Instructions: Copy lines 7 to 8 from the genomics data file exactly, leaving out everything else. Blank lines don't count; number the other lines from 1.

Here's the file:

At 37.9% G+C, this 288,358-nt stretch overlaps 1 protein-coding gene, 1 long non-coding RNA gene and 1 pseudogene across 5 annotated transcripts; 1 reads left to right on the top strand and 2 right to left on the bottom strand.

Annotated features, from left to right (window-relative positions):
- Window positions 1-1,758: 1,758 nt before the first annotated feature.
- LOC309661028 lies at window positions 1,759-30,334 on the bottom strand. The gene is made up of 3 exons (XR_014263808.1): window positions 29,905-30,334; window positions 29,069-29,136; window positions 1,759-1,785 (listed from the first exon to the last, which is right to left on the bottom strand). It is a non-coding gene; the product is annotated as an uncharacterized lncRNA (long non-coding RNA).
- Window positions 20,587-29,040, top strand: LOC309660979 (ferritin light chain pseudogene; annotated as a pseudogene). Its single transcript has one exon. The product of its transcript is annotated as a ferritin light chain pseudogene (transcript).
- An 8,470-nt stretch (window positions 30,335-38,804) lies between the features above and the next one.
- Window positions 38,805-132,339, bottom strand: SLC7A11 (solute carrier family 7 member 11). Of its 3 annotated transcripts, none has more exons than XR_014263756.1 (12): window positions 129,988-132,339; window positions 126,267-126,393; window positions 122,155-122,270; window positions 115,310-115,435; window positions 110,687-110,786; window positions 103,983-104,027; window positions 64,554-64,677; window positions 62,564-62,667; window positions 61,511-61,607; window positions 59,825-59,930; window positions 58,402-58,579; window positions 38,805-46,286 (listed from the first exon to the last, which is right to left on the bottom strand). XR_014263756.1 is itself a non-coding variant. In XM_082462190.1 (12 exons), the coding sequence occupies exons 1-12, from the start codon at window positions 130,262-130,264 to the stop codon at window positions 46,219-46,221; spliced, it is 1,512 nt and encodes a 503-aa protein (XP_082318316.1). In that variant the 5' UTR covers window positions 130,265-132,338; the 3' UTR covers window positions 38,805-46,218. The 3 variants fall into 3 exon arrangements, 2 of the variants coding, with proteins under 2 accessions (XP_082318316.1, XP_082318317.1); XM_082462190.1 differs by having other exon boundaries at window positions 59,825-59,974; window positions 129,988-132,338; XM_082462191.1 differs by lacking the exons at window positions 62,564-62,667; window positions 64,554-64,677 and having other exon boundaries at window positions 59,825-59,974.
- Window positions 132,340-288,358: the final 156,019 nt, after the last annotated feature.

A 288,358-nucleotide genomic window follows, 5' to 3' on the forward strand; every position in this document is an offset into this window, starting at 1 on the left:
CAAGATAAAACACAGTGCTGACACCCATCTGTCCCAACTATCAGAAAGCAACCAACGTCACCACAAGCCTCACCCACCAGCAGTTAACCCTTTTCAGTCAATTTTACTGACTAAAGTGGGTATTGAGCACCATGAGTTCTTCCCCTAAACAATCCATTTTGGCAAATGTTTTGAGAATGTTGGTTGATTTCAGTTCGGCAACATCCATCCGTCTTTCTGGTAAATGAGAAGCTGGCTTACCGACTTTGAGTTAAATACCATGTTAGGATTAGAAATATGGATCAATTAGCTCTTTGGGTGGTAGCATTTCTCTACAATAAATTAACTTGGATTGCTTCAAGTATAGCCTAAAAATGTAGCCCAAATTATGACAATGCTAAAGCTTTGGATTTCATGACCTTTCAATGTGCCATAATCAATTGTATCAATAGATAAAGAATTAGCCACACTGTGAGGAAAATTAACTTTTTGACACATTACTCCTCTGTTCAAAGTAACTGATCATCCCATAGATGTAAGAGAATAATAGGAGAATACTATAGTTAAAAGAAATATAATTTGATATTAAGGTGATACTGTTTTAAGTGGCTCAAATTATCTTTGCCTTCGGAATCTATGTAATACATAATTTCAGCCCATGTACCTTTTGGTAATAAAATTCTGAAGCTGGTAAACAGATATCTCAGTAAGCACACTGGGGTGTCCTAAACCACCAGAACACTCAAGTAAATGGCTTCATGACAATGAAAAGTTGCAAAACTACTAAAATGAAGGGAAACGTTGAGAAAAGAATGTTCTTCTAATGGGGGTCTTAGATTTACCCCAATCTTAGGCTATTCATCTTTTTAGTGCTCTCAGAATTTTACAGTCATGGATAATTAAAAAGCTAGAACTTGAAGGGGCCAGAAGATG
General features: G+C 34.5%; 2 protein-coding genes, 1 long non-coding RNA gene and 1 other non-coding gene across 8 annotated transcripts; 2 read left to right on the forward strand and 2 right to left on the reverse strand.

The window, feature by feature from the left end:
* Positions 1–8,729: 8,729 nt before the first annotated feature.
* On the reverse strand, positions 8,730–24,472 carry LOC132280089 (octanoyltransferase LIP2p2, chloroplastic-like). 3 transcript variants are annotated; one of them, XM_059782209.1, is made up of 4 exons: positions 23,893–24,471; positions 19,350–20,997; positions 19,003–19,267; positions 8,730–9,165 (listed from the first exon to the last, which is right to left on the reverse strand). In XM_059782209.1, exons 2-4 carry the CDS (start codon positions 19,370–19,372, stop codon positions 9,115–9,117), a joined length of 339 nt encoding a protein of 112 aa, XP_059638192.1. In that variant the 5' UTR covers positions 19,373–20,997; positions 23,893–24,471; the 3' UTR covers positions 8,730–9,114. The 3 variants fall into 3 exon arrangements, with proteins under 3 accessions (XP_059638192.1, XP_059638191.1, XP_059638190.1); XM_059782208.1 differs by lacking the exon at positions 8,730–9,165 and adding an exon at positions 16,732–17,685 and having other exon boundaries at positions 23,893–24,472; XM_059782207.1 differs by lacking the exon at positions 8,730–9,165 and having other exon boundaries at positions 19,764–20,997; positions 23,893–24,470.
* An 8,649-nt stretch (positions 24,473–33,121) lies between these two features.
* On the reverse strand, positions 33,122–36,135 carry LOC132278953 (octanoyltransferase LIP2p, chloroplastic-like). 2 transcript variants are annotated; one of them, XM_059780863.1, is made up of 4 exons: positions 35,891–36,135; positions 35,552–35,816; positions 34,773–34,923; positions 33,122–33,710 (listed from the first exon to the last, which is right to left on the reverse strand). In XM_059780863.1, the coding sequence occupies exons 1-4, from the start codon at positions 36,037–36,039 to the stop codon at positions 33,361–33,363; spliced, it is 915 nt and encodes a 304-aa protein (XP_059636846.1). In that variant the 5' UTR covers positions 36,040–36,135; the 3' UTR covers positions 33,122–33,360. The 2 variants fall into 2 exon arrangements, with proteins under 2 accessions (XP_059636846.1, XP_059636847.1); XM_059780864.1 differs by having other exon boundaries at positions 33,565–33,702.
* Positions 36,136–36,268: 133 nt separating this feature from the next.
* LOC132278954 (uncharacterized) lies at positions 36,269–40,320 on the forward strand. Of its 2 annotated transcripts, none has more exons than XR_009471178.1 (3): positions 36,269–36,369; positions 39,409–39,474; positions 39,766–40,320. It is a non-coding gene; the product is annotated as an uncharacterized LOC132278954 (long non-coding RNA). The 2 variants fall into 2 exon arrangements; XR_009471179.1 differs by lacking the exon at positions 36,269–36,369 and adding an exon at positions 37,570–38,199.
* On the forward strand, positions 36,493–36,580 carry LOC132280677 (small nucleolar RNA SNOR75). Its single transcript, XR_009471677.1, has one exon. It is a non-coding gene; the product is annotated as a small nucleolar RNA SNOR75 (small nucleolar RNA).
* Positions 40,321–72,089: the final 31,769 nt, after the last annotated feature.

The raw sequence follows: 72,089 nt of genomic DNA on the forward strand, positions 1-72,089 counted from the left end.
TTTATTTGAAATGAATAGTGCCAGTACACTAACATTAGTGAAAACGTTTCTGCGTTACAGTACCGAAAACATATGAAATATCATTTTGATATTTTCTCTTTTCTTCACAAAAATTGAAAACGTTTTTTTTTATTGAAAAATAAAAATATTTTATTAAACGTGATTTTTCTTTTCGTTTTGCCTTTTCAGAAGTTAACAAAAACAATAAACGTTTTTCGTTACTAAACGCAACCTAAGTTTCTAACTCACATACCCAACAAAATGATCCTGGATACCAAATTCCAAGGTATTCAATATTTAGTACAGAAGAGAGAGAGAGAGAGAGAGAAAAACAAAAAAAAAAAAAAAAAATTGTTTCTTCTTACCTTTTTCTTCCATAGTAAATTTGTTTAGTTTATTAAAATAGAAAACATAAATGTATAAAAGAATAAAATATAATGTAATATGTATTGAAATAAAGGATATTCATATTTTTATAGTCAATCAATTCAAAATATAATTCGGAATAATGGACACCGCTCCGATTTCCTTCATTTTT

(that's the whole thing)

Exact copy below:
- Window positions 38,805-132,339, bottom strand: SLC7A11 (solute carrier family 7 member 11). Of its 3 annotated transcripts, none has more exons than XR_014263756.1 (12): window positions 129,988-132,339; window positions 126,267-126,393; window positions 122,155-122,270; window positions 115,310-115,435; window positions 110,687-110,786; window positions 103,983-104,027; window positions 64,554-64,677; window positions 62,564-62,667; window positions 61,511-61,607; window positions 59,825-59,930; window positions 58,402-58,579; window positions 38,805-46,286 (listed from the first exon to the last, which is right to left on the bottom strand). XR_014263756.1 is itself a non-coding variant. In XM_082462190.1 (12 exons), the coding sequence occupies exons 1-12, from the start codon at window positions 130,262-130,264 to the stop codon at window positions 46,219-46,221; spliced, it is 1,512 nt and encodes a 503-aa protein (XP_082318316.1). In that variant the 5' UTR covers window positions 130,265-132,338; the 3' UTR covers window positions 38,805-46,218. The 3 variants fall into 3 exon arrangements, 2 of the variants coding, with proteins under 2 accessions (XP_082318316.1, XP_082318317.1); XM_082462190.1 differs by having other exon boundaries at window positions 59,825-59,974; window positions 129,988-132,338; XM_082462191.1 differs by lacking the exons at window positions 62,564-62,667; window positions 64,554-64,677 and having other exon boundaries at window positions 59,825-59,974.
- Window positions 132,340-288,358: the final 156,019 nt, after the last annotated feature.